BROOKSVILLE — Last week city residents learned Hernando County once again will provide mosquito spraying in Brooksville.
For four months city and county officials disputed how to pay for the service. The two sides ultimately decided they needed to stop working at cross purposes and sit down to discuss the problem. The result: a solution.
That’s the way government is supposed to work, said Jennene Norman-Vacha, Brooksville’s city manager. Both county and city officials share a goal of serving taxpayers and must work together for that purpose, she said.
“We’re doing a lot of talking together about living in the same county, being in the same county and working together in ways where we are helping each other,” Norman-Vacha said.
Norman-Vacha said representatives from both municipalities have met regularly for the last couple of months and have discussed the Penny for Projects sales tax referendum, impact fees, shared services and other issues.
Norman-Vacha said she doesn’t know how or why the friction developed between the county and city.
“It’s kind of bizarre,” she said. “It didn’t feel right. It just seemed like at every turn, there were decisions that didn’t feel right.”
The city manager said Hernando County and Brooksville serve many of the same taxpayers — even if the county serves more.
“The way we approach services should be together,” she said. “We’re having some great conversations and we’re seeing some great results.”
Those meetings have grown to include Norman-Vacha, County Administrator Len Sossamon, County Commission Chairman Wayne Dukes, Brooksville Mayor Kevin Hohn and attorneys for the county and city. School Superintendent Lori Romano has started participating in the meetings, as well.
“We are very, very pleased and very positive as we move forward to keep working collaboratively and cooperatively for our community,” Norman-Vacha said. “I think that’s what taxpayers want and that’s our business. Most people don’t see jurisdictional lines. We all have a little bit of a different function but underlying commonalities.”
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Sossamon laid down his vision for this new spirit at a recent Greater Hernando County Chamber of Commerce gathering where he stressed his three-pronged initiative of “cooperation, collaboration and partnerships.”
Working together maximizes the chances of creating jobs for all residents, Sossamon said. And the idea is not to get together for the purpose of meeting.
“It’s not just an intersection for common beliefs,” he said.
It is hoped that from these regular meetings a strategic alliance is formed with clear-cut initiatives to achieve those goals, Sossamon said.
Brooksville Mayor Kevin Hohn said the mosquito resolution grew out of a sense of urgency and brought both sides to the table.
Once seated, both realized there are other issues to be worked out.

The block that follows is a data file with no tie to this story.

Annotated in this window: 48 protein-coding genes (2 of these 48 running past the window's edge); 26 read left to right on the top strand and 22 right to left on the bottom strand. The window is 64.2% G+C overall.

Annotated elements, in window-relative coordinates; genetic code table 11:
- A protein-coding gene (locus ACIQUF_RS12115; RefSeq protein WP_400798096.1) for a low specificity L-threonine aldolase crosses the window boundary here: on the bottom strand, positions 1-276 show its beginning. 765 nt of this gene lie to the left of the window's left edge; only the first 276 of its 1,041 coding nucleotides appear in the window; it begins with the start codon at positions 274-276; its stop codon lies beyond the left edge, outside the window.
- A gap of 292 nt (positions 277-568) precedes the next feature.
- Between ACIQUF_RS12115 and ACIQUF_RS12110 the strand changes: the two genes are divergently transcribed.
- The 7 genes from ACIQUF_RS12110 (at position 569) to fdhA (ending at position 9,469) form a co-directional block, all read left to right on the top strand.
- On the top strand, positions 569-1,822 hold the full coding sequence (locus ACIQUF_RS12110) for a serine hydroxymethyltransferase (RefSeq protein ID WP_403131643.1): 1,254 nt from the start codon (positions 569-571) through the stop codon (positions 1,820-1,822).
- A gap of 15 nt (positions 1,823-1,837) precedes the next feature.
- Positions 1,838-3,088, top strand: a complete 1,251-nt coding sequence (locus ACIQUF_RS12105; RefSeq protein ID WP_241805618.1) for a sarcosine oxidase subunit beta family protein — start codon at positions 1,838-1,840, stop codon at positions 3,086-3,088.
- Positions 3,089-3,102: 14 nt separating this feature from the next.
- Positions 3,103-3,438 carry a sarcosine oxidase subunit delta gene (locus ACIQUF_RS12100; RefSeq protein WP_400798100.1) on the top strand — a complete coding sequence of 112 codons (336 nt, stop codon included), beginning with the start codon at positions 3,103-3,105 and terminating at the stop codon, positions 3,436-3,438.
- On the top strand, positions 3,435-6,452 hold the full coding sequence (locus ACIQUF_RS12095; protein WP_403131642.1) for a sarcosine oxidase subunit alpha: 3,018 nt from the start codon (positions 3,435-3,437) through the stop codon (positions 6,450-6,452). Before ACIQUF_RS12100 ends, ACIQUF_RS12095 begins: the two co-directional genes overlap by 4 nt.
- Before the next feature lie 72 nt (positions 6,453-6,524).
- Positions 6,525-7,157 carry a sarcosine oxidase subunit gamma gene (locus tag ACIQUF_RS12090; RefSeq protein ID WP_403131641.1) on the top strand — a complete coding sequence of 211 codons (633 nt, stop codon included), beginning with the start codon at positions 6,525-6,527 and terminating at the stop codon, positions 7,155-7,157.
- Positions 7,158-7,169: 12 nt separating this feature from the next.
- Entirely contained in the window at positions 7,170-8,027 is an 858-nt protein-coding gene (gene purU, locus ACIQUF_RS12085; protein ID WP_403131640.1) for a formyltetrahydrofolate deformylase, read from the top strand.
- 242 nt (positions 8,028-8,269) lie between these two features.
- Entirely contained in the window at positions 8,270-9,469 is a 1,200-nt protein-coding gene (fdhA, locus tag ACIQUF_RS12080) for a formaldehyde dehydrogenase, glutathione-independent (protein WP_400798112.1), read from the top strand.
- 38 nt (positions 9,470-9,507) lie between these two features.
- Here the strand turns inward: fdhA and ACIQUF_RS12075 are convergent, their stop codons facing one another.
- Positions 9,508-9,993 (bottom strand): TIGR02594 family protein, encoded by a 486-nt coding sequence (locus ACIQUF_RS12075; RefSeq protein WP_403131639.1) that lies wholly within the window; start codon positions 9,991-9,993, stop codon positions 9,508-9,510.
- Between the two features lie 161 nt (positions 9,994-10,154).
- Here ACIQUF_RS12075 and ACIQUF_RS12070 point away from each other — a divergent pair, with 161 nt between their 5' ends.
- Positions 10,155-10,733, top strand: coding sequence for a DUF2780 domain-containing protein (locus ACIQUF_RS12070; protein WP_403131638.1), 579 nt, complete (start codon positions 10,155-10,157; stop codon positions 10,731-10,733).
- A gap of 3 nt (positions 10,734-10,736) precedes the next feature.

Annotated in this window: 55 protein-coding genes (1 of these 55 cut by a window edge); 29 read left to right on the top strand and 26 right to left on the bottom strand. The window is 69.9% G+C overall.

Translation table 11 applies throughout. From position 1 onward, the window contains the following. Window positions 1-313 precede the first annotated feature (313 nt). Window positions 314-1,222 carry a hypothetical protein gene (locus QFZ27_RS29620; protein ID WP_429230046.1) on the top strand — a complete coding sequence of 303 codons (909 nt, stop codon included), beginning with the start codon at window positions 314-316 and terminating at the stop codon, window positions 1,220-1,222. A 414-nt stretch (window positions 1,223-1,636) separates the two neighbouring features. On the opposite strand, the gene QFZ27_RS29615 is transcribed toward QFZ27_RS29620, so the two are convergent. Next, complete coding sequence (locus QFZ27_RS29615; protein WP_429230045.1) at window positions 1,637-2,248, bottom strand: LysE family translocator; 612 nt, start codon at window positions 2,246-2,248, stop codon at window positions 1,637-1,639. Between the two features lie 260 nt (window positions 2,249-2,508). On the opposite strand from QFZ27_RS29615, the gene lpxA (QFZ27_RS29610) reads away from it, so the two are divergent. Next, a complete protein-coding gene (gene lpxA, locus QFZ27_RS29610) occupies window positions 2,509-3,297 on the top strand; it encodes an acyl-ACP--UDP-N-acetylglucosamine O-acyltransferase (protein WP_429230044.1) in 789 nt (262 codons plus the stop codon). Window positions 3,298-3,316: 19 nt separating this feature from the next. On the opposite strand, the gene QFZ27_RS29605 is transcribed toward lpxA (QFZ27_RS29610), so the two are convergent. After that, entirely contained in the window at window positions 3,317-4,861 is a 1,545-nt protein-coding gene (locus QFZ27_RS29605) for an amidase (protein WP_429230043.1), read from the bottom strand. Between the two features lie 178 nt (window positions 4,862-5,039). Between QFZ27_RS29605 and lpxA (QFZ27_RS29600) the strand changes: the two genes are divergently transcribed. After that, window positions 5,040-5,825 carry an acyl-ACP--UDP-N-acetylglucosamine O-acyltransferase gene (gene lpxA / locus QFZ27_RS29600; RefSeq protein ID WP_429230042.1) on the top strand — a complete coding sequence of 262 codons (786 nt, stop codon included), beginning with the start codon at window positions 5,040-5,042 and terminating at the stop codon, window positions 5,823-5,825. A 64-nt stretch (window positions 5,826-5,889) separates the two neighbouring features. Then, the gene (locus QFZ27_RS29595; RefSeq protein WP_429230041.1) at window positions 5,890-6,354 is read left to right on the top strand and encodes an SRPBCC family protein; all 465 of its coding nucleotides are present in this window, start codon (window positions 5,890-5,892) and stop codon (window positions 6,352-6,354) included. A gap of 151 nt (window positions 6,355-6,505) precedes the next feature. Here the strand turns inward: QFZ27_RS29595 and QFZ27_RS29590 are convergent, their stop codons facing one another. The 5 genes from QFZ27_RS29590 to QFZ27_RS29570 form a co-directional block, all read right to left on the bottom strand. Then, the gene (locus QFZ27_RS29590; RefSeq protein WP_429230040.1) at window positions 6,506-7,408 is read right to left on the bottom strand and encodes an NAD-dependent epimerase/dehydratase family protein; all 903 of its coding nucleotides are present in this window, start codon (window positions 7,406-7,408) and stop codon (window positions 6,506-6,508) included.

“We got to know each other,” Hohn said. “That’s how you get things done. You have to talk to each other and understand the other’s point of view.”
Hohn said this collaborative effort is an ongoing process that should yield dividends to taxpayers.
“There’s no way a city and a county can function properly if they are always at odds with one another,” he said. The relationship is starting to get back on track. (The) days of the city and the county squabbling over issues is not going to happen anymore.”
For example, contention arose recently between the school district and the county commission after the latter voted in March to extend a moratorium on educational impact fees.
But last month the school district opted to work with the county to promote the Penny for Projects referendum that will appear on the November general election ballot.
School board members maintain it is time to work with the county to achieve the desired result: needed revenue for school buildings and other improvements to facilities.
“I give credit to the county commission,” Hohn said. “They’ve come to the table in an honest and open way and we’ve done the same thing.”
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Hohn said other issues to be worked out between the two governments are IT services and a sheriff’s communications system.
Both sides had met monthly but now do so weekly, he said.
In the past, county officials made promises they did not fulfill, Hohn said.
School Board member Gus Guadagnino voted against the partnership on the sales tax referendum and still questions its effectiveness.
But he said mutual cooperation does not mean all parties will agree about all issues and it is unrealistic to expect that. The fact all parties are coming to the table and sharing their diverse views is promising, he said.
Guadagnino said he doesn’t expect old wounds will heal quickly because there are long-standing disputes. But it’s a start.
“I’m a firm believer that there should be more collaboration,” he said.